Bilerico Project was launched with the knowledge that vast swaths of the LGBT community had no interactions with each other. As much as we love to embrace our rainbows, our color stripes tend to have hard edges like the flag we wave instead of melding gracefully like nature's beauty. The idea behind Bilerico Project is to encourage dialogue among different areas of the LGBT community that might never interact normally.
Ronald Gold's post about gender fluidity yesterday afternoon offended many of our readers. As the site owner, I'd like to apologize to everyone who wrote in to express your displeasure with the post. The editors who reviewed Mr. Gold's op-ed were divided over whether or not we should publish it and I made the final decision; it's my responsibility. I'm sorry that I've let down so many Projectors with my judgment call.
After the jump, I'd like to explain my reasoning, point out the positives, and ask your advice on how to prevent episodes like this in the future. We are unique among LGBT blogs for our level of contributor diversity. As we go forward into unexplored terrain, we need some guideposts from Projectors so we can stay on track.
The Purpose of the Project
We've deliberately sought out the most diverse roster of contributors we can find who we think will add to the discussion. I'm proud to say that we have the highest percentage of transgender bloggers of any LGBT sites - and not just token people either; we regularly feature content from some of the brightest and most articulate trans writers possible.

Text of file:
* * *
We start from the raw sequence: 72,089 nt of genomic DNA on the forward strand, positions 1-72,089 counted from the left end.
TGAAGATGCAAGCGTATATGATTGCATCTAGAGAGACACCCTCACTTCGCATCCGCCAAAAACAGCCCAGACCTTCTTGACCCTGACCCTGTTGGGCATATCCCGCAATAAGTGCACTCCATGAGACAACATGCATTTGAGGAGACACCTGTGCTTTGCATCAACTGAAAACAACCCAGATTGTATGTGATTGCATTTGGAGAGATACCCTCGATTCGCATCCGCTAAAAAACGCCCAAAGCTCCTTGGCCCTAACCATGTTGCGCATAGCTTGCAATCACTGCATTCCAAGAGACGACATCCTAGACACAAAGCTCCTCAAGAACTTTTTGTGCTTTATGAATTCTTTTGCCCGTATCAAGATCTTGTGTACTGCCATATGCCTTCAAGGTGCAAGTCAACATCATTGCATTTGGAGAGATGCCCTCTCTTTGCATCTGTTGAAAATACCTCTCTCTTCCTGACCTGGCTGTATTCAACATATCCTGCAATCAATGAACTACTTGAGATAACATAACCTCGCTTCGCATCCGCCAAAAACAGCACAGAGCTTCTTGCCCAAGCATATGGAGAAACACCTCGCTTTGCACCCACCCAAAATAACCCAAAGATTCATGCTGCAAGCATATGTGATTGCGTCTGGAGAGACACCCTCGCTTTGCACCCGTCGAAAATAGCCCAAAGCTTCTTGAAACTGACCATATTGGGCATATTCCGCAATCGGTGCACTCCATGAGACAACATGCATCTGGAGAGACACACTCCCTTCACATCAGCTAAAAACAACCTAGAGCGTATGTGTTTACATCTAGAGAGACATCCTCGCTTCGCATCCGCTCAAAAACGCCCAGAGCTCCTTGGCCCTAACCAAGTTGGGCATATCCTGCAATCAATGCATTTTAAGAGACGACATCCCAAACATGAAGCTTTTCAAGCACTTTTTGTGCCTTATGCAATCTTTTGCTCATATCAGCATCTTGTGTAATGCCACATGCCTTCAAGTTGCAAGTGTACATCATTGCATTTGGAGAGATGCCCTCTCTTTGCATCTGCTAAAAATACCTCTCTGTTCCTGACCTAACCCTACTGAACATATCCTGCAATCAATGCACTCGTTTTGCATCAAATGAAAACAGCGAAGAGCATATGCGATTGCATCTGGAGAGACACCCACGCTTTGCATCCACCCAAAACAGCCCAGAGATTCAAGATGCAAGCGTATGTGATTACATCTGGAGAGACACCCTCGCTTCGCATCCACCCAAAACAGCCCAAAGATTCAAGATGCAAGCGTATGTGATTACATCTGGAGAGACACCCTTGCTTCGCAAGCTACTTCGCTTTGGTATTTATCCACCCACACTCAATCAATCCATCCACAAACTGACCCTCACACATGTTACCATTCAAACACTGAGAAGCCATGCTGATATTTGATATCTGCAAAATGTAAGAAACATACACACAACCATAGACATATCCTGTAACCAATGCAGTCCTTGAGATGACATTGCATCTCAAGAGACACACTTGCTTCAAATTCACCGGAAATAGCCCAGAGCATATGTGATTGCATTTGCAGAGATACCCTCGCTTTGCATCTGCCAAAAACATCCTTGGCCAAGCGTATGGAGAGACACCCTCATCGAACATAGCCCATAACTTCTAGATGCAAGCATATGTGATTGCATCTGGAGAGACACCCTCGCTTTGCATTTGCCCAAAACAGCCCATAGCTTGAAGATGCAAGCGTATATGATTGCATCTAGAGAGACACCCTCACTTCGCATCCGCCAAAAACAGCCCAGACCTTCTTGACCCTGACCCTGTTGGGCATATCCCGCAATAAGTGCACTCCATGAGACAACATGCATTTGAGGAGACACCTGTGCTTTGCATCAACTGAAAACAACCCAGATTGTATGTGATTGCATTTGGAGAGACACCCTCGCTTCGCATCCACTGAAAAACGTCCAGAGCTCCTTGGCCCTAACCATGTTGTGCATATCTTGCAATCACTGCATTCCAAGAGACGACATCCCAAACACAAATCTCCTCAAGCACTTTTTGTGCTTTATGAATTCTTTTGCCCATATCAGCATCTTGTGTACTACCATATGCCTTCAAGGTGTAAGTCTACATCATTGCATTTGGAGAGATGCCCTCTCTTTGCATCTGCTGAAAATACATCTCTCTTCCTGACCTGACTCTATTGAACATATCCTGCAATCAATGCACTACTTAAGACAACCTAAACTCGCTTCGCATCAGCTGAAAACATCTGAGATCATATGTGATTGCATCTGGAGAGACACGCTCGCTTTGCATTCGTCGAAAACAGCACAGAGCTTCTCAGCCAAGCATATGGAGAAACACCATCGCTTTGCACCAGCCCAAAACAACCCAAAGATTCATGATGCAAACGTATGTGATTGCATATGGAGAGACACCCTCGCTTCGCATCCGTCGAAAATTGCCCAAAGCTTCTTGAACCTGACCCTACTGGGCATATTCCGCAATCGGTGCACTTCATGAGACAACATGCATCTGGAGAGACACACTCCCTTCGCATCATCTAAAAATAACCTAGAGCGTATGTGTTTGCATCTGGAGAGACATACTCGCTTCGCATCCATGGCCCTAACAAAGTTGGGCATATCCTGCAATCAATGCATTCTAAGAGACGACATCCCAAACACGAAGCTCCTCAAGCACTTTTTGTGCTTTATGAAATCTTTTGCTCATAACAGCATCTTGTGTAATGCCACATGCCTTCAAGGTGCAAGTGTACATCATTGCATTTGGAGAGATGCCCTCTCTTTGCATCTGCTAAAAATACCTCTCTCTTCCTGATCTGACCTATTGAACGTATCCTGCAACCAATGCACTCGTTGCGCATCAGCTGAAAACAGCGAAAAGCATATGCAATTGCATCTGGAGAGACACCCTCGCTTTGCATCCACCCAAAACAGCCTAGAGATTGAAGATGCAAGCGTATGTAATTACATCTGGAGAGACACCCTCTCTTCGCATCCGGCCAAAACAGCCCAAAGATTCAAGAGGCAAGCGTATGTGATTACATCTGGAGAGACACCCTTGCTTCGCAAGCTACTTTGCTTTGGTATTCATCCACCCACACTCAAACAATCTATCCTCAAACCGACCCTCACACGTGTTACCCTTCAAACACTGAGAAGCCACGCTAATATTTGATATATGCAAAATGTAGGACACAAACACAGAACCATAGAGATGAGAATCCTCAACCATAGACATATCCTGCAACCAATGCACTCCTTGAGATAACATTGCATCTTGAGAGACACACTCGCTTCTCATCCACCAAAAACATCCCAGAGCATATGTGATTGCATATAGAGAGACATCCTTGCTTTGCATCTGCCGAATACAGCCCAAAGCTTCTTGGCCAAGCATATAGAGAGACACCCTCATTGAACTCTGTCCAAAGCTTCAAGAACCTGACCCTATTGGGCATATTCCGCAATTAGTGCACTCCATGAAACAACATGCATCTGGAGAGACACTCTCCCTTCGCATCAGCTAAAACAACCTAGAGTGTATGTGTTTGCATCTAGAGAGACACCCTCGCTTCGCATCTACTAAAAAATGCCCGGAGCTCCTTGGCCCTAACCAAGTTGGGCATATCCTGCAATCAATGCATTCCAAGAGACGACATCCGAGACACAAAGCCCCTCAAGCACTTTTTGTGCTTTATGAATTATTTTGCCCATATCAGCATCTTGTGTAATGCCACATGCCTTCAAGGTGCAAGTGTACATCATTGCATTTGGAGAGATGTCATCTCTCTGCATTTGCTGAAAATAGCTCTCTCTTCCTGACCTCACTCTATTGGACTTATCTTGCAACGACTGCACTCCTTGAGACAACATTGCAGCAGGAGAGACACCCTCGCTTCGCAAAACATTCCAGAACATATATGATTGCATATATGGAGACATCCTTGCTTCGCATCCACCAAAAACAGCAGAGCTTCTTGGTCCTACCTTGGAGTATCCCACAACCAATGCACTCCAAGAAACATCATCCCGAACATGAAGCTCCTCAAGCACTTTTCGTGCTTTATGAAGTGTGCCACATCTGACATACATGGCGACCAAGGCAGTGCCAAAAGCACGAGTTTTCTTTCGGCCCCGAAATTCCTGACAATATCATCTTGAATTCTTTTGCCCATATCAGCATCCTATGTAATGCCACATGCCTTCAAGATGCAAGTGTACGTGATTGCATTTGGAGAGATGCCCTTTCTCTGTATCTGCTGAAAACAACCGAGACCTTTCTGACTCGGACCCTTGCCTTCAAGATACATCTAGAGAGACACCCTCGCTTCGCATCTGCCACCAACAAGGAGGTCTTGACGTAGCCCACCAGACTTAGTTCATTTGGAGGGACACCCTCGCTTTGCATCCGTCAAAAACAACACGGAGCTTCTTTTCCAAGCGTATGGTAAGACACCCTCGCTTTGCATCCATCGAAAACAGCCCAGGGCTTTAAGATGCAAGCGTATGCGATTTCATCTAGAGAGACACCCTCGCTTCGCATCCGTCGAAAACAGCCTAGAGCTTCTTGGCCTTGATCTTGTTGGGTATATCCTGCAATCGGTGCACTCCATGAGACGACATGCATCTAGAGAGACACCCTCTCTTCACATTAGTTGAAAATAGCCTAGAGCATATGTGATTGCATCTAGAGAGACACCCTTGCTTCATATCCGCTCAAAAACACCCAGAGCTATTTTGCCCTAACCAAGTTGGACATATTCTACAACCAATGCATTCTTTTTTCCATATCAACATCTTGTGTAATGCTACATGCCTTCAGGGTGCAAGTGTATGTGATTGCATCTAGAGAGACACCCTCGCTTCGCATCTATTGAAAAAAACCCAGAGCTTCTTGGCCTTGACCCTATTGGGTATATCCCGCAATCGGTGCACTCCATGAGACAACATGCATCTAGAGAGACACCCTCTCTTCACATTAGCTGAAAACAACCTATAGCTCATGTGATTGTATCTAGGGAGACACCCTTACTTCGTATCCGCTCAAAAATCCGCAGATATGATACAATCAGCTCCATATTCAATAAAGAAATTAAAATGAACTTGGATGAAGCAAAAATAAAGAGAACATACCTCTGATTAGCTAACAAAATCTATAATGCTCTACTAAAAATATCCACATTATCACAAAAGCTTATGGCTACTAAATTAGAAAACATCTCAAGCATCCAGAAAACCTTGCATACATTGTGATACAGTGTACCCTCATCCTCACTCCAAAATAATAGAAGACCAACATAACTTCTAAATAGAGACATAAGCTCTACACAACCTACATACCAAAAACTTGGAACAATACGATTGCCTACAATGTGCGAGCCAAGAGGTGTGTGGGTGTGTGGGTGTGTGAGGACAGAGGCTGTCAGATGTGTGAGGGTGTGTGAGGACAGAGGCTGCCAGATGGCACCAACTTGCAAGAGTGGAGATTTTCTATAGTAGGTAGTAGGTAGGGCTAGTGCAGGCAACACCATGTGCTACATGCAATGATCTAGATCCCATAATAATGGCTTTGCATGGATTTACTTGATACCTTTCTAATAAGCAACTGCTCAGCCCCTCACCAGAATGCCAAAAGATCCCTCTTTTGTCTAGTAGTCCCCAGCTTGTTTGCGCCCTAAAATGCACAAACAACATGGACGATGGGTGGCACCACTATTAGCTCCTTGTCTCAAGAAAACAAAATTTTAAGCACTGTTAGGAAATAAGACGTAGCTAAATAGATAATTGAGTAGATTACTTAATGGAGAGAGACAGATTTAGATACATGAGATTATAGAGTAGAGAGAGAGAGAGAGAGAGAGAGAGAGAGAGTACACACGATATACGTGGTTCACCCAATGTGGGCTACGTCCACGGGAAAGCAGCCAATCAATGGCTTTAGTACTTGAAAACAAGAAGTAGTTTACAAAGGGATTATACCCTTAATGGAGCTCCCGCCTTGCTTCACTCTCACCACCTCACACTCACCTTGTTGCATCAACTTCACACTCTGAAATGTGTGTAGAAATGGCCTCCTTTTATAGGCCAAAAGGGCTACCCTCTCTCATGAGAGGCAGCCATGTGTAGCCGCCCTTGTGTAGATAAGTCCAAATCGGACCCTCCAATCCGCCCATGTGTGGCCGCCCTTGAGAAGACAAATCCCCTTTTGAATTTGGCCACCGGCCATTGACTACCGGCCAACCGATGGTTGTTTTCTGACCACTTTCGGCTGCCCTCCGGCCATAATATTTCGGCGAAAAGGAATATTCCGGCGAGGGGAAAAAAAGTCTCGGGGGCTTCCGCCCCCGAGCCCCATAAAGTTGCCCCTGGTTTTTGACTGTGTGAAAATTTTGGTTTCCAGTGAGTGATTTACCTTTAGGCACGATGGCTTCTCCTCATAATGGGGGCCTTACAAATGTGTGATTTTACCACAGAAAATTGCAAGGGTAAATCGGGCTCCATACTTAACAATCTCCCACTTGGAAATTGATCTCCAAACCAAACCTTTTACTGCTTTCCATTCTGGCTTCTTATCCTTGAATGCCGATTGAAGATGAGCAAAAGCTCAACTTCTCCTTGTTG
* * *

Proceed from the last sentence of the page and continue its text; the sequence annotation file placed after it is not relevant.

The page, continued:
We're not a "news site" dedicated to bringing our readers the latest and fastest breaking news; we're the queer opinion pages of cyberspace. With so many facets of LGBT life possible, the potential for both conflict and resolution are as unlimited as the number of participants. Many times our community doesn't march in lockstep - nor does it need to.
Bilerico Project is not a "safe space." We intend to challenge our readers and contributors to reach beyond their usual expectations and engage on some topics that might be outside of their comfort zone. We have published a guest post from an ex-gay proponent, two Congressmen who wanted to explain why they thought hate crimes legislation was a bad idea and voted against it, columns on why gay marriage is a bad idea, and a whole host of other controversial issues that the editors don't necessarily agree with but felt deserved a full, civil and open debate.
While Bilerico might not be a "safe space," it should also be a spot where our community can visit without feeling personally vilified and condemned. In my zeal to protect our goal of free speech and frank conversations, I neglected to realize exactly how hurtful Mr. Gold's language would be to many of our readers.
Going Beyond the Contributor
One of the reasons I gave Mr. Gold's post the green light was because of my mother. She has said some of the most homophobic and transphobic things to me while trying to be supportive. Like Mr. Gold, my mother is elderly and her views have been shaped by the times she's lived through. Her own long-held prejudices and opinions influence how she thinks even while she tries to shrug them off now that her boundaries have expanded.